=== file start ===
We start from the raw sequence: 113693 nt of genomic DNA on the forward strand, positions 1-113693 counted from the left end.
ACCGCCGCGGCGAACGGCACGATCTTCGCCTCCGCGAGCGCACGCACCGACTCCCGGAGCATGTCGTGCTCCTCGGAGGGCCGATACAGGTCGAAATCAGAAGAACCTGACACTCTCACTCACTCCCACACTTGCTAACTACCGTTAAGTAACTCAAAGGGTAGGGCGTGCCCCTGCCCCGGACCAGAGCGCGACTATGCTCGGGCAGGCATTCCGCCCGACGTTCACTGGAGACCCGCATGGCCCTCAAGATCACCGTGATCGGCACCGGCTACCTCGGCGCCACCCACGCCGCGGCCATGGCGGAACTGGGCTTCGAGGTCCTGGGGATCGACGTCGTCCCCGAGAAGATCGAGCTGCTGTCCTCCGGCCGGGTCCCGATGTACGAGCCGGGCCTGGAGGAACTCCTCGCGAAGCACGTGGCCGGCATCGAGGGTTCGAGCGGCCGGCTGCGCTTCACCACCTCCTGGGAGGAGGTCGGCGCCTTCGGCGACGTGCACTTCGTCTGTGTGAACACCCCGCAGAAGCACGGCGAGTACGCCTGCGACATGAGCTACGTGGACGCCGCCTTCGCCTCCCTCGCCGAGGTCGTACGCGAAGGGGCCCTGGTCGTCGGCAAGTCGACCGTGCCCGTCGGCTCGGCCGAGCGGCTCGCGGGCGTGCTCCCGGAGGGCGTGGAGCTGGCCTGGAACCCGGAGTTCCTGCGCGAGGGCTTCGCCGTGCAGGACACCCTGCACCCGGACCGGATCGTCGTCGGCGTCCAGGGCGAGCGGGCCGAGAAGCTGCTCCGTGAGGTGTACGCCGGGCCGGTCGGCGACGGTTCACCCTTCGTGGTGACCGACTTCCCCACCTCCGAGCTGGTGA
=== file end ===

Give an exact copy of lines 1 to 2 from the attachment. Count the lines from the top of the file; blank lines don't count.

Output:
We start from the raw sequence: 113693 nt of genomic DNA on the forward strand, positions 1-113693 counted from the left end.
ACCGCCGCGGCGAACGGCACGATCTTCGCCTCCGCGAGCGCACGCACCGACTCCCGGAGCATGTCGTGCTCCTCGGAGGGCCGATACAGGTCGAAATCAGAAGAACCTGACACTCTCACTCACTCCCACACTTGCTAACTACCGTTAAGTAACTCAAAGGGTAGGGCGTGCCCCTGCCCCGGACCAGAGCGCGACTATGCTCGGGCAGGCATTCCGCCCGACGTTCACTGGAGACCCGCATGGCCCTCAAGATCACCGTGATCGGCACCGGCTACCTCGGCGCCACCCACGCCGCGGCCATGGCGGAACTGGGCTTCGAGGTCCTGGGGATCGACGTCGTCCCCGAGAAGATCGAGCTGCTGTCCTCCGGCCGGGTCCCGATGTACGAGCCGGGCCTGGAGGAACTCCTCGCGAAGCACGTGGCCGGCATCGAGGGTTCGAGCGGCCGGCTGCGCTTCACCACCTCCTGGGAGGAGGTCGGCGCCTTCGGCGACGTGCACTTCGTCTGTGTGAACACCCCGCAGAAGCACGGCGAGTACGCCTGCGACATGAGCTACGTGGACGCCGCCTTCGCCTCCCTCGCCGAGGTCGTACGCGAAGGGGCCCTGGTCGTCGGCAAGTCGACCGTGCCCGTCGGCTCGGCCGAGCGGCTCGCGGGCGTGCTCCCGGAGGGCGTGGAGCTGGCCTGGAACCCGGAGTTCCTGCGCGAGGGCTTCGCCGTGCAGGACACCCTGCACCCGGACCGGATCGTCGTCGGCGTCCAGGGCGAGCGGGCCGAGAAGCTGCTCCGTGAGGTGTACGCCGGGCCGGTCGGCGACGGTTCACCCTTCGTGGTGACCGACTTCCCCACCTCCGAGCTGGTGA